There is a growing appreciation of the role of your gut in your overall health. The sensitivity of your small bowel to carbohydrate load, malabsorption and effects of chronic use of antacids can make your whole body an inflammatory mess. (I’m sure you know what this feels like.) I thought a short review of the factors that most affect the absorption of the gastrointestinal supplements you take was in order. Here again, “Designs for Health”, a science-based company has come through. Enjoy this short article and be sure to send in your questions!
Nutraceuticals that support gastrointestinal (GI) health are among the most recommended and consumed of all supplemental nutrients. Given the fact that the gut is, in many ways, the heart of health, it is no surprise that the focus on healing should so often begin in the gut. However, as it is exposed to numerous environmental and dietary inputs throughout the day, the environment within the gut is highly susceptible to radical changes in composition, pH, solubility, and reactivity. These elements impact the tolerability, solubility, and efficacy of many nutraceuticals. Therefore, many supplements designed to support the GI tract may need to be strategically taken to maximize their potential.
Meal times prompted the production and secretion of various digestive enzymes and mucus, filling the stomach with acidic hydrochloric acid that’s prepared to tackle the tough proteins, and flooding the intestines with pancreatic enzymes and bile. Peristaltic movements push the food bolus along much like a car passing through a car wash. The changes in acidity and movement are vital for the roles the GI tract must play during and shortly after a meal; however, a few hours after a meal or while we sleep at night, the system “rests.” The pH of the stomach is actually lower (more acidic) during times of rest with the stomach averaging a pH of less than 1.0. During a meal, the more neutral pH of the food raises the pH of the stomach to a pH of 3.0-4.0, depending on the contents of the food. Changes in pH, motility, enzymes, and mucus levels all affect the efficacy of supplements.
Probiotics are so crucial for gastrointestinal health that they can almost be universally recommended to combat the modern insults of our “westernized” lifestyles. However, these microorganisms, though powerfully healing, are also notoriously sensitive to their environment. Advancements in technology have made it possible to overcome many of the obstacles probiotics face as they pass through the harsh environment of the GI tract, but their efficacy can be boosted by simply taking them at an appropriate time.
One goal of taking probiotics is to recolonize the intestinal tract with therapeutic bacterial strains. To achieve this goal, the probiotics must reach the intestines alive. Acid-resistant capsule technology has improved the viability of probiotics, but using specific strains with acid-resistance is even better. The gastric pH is lowest between meals, hovering around 2.0, but when the pH of food is combined with the gastric juices, the pH is raised. Therefore, taking probiotics with meals may help ensure their viability as they pass through the gastric juices. Additionally, probiotics are naturally found in fermented foods, so taking them with a meal may emulate their most natural mode of delivery.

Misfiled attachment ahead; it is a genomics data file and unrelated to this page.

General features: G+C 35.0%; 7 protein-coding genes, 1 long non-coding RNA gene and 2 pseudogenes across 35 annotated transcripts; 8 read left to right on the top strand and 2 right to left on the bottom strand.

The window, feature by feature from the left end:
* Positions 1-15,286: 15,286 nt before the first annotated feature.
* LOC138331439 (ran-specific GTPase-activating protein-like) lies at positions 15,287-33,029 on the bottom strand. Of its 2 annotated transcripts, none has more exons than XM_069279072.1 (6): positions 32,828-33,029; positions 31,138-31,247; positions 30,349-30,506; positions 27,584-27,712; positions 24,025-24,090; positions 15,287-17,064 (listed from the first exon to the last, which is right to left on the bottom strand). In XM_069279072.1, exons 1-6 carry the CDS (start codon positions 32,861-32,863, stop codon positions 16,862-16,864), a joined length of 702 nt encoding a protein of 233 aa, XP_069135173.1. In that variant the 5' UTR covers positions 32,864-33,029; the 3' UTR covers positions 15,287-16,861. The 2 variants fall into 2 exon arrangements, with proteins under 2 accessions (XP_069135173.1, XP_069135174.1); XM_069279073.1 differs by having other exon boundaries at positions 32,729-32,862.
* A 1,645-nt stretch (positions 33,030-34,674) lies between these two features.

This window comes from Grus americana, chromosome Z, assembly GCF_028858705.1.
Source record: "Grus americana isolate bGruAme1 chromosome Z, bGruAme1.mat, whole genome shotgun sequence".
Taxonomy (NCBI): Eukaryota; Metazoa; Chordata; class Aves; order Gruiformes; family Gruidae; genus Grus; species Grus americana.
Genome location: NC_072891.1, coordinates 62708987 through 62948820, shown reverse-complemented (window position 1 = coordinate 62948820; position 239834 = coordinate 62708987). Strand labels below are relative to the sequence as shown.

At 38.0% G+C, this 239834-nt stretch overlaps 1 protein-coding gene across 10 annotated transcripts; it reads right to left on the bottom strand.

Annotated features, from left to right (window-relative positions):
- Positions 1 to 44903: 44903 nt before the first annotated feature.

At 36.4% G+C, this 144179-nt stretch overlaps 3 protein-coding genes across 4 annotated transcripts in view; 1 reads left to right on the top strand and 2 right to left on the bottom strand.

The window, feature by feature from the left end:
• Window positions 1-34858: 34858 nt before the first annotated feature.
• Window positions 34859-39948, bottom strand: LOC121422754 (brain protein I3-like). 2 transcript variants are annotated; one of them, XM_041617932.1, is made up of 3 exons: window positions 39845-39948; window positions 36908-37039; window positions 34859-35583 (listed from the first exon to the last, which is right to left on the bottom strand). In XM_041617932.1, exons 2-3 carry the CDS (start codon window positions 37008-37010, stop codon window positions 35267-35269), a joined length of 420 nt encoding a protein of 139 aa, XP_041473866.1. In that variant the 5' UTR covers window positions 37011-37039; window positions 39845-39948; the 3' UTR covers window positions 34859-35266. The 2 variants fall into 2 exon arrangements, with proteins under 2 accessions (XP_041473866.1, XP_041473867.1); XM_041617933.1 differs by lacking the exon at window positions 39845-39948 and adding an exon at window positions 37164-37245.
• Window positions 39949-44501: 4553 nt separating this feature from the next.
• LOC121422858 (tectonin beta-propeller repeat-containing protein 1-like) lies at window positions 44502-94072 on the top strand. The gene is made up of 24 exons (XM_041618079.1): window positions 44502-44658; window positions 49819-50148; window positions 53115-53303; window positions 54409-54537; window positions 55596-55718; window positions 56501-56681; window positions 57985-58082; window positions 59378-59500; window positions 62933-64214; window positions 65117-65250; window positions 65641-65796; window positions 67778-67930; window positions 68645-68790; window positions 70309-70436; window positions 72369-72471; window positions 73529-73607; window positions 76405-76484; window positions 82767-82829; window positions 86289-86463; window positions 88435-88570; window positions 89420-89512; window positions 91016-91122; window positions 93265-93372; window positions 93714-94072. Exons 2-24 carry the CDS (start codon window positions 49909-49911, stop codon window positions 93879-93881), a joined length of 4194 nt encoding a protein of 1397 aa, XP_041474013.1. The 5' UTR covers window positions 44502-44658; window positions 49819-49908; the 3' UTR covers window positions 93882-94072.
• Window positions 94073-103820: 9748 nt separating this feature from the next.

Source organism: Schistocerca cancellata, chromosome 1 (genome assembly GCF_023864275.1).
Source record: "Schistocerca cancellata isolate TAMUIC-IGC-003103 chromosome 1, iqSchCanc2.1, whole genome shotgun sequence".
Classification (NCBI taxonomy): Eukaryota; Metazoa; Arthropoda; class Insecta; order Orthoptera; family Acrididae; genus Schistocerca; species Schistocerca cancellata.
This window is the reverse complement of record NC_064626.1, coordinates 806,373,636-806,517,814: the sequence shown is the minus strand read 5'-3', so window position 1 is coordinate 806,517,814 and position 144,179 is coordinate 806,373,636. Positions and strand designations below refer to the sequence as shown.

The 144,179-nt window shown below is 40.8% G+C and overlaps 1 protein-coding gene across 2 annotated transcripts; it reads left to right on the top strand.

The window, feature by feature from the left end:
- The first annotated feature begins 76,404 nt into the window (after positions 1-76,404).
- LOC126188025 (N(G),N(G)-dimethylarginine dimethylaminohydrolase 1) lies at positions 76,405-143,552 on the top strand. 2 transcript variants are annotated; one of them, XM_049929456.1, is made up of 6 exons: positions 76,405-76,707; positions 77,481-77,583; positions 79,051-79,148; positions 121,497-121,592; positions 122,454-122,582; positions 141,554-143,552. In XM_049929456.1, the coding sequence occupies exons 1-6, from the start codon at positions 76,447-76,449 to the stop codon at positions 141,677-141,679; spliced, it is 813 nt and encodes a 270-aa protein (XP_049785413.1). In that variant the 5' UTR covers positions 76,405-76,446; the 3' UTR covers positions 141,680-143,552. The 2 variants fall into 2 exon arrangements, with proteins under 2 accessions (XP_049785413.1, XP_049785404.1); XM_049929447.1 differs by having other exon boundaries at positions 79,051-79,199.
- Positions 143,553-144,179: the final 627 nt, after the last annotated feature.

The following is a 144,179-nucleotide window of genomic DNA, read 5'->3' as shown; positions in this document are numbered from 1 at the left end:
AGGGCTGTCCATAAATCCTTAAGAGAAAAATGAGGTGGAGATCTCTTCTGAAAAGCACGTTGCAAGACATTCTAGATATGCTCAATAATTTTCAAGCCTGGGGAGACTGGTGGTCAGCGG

Digestive Enzymes & Bitters
Digestive enzymes (including Betaine HCl) function to break down food, so they are best taken right before meals. Naturally, these enzymes are produced in response to hormonal and environmental cues. Likewise, bitters such as gentian and wormwood are botanicals that stimulate the activity of the upper digestive system by triggering a vagal reflex, increasing the secretion of digestive enzymes, and improving blood circulation to digestive organs. Therefore, bitters are also best taken 5 to 10 minutes before meals to support digestion.
Glutamine is another common GI supportive nutraceutical, functioning to provide adequate energy substrates to villi to encourage their repair and growth. It is a “gold standard” for addressing leaky gut and improving GI permeability. Since glutamine is an amino acid, it may compete with other amino acids for a binding site; therefore, to maximize its effectiveness, it is best taken between meals.
Dysbiosis is a common GI condition necessitating the use of antimicrobials to rebalance the microbiome. These nutraceuticals include berberines, black walnut, sweet wormwood, oregano oil, and other agents that have antimicrobial actions. Their contact with the microbiome is essential for their effectiveness, so taking them apart from meals is most ideal. However, these nutraceuticals may not be tolerated well on an empty stomach in some individuals, in which case, taking them with a meal is more effective than not taking them at all. As a note of caution, though, antimicrobials should not be taken with probiotics since, by nature, their function is to kill microorganisms. Most are selective to the pathogenic strains, while leaving the healthful strains alone, but to prevent any mistakes, it’s best not to combine them.
With the dynamic nature of the GI tract, timing supplements can be difficult but is necessary for maximizing their efficacy and ensuring consumers see the results. There are a variety of gastrointestinal supplements, but considering the function of the nutraceutical can help in deciding when it should best be taken.
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